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To Get On Ohio Ballots, Redistricting Reform Needed 'A Minor Miracle'

Flyers for Issue 1, the successful 2018 ballot issue that created a new redistricting process.
Nick Castele
A stack of pro-Issue 1 pamphlets sit on a table at the Democratic gubernatorial debate in Cleveland Heights over the weekend.

Voters on May 8 have a chance to change the way Ohio draws Congressional maps. Issue 1 would require more bipartisanship in a line-drawing process that currently has few rules.

It’s not the first time a redistricting proposal has gone to the ballot. But Issue 1 has brought together Republicans, Democrats and several groups advocating for reform.

A Compromise Proposal

It takes a majority of the legislature to pass a map, and that means the party in power has a lot of say over how it looks. For decades, there have been attempts to shake up this process.

“Millions of dollars were spent on both sides, countless redistricting reformers were engaged in those efforts, and we came to naught,” said Catherine Turcer, the director of Common Cause Ohio, one of the groups supporting Issue 1.

Turcer hopes this year is different.

Common Cause, the League of Women Voters and other groups gathered petition signatures to put a new plan on the ballot. The state legislature drew up its own ideas. In February, the two sides negotiated a deal. For a time, Turcer said, it didn’t seem like they were going to agree.

“So I do feel like it’s a minor miracle that Democrats and Republicans came together and came up with redistricting reform,” she said.

How Redistricting Would Work

What they agreed to doesn’t dictate the party makeup of each district, but it does reconfigure the process for drawing the lines.

The next map would need three-fifths support in both the state House and Senate. And it has to be bipartisan, with at least half of the two major parties backing it.

If the general assembly can’t meet that bar by the end of September 2021, a seven-member redistricting commission has a chance to draw a bipartisan map.

If that commission can’t do it, the legislature gets another shot, with fewer requirements for bipartisanship. But if the legislature passes a map with a simple majority, and without support from both parties, it has to abide by more rules. For instance, the map can’t be drawn to unduly favor one party or its incumbents.

“There are no, currently, no guidelines or rules other than federal law or federal judicial decisions,” said Republican state Sen. Matt Huffman, who cosponsored the proposal in the legislature. “So this is an opportunity for Ohio to clarify the process.”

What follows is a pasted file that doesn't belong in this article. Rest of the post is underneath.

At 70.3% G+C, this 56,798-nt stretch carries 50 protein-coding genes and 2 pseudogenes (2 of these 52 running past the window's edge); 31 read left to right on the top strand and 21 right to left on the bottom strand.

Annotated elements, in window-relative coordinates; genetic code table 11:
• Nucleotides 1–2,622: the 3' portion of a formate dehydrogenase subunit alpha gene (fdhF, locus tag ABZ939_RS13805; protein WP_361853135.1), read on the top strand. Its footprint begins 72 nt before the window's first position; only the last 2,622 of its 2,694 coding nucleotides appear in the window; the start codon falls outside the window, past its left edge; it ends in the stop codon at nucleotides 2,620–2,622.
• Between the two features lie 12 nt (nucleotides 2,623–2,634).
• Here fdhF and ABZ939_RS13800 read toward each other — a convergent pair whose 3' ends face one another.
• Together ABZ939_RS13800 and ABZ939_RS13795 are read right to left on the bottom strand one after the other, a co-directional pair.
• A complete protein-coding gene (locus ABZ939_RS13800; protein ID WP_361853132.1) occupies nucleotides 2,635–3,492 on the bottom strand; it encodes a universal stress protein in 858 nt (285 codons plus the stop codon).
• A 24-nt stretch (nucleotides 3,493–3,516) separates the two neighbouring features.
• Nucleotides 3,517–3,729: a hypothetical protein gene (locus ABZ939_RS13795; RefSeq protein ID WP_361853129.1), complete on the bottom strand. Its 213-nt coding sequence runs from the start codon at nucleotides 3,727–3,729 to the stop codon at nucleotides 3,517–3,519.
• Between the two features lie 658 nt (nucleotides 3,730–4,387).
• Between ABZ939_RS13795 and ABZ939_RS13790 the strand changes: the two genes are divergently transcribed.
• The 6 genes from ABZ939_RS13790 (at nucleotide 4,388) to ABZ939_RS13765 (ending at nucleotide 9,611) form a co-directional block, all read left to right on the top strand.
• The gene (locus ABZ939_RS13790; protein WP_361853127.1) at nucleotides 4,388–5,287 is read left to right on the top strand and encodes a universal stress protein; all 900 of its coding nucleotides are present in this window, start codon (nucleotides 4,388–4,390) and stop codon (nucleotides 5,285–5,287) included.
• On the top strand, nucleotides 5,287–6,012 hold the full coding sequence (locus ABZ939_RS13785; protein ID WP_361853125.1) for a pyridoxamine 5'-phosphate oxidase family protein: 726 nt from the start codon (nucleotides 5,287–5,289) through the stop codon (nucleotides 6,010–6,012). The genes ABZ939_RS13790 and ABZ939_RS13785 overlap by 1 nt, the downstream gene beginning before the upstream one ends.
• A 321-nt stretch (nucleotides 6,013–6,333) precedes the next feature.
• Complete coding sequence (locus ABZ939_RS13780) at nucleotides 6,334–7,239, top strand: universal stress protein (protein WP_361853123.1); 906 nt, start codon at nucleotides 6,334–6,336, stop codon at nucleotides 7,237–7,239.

Credit Ohio Secretary of State

Huffman said the plan aims to keep communities together, too.

“There are restrictive rules in terms of how many times that counties and local jurisdictions can be divided, and we restrict the elongation of districts,” he said.

Districts must be compact, and 65 out of Ohio’s 88 counties can’t be split up.

Expert Sees A Strong Plan, But ACLU Neutral

Michael Li, the senior redistricting counsel at the Brennan Center for Justice at NYU School of Law, said Ohio’s proposal is a strong one.

“It has stronger rules on what the legislature can do,” Li said. “It also requires bipartisan support, at least in the first two steps, to get a map passed.”

In other states, legislatures have resisted change, he said.

“Ohio has been unusual in the sense that the legislature is actually willing to entertain serious and meaningful reforms,” he said.

State Sen. Frank LaRose and state Rep. Kathleen Clyde, the Republican and Democrat running for Ohio Secretary of State, both voted to send the redistricting proposal to the ballot.

But the American Civil Liberties Union of Ohio decided to stay neutral on Issue 1. A press release from the ACLU said the proposal doesn’t go far enough.

Policy director Mike Brickner said there are things to like in the plan, such as rules against splitting up communities. Allowing a majority of the general assembly to pass a map when all else fails, however, was a hang-up for him.

“Really, the most effective ways to change the process is to have an independent commission, people who are not motivated by not retaining their political power,” Brickner said.

Catherine Turcer with Common Cause Ohio defended the compromise proposal, saying it’s “the way that we are most likely to mitigate the worst aspect of gerrymandering.”

But at the same time, Turcer said the campaign is still gathering signatures just in case Issue 1 fails, so redistricting reform could still come up again in a future election.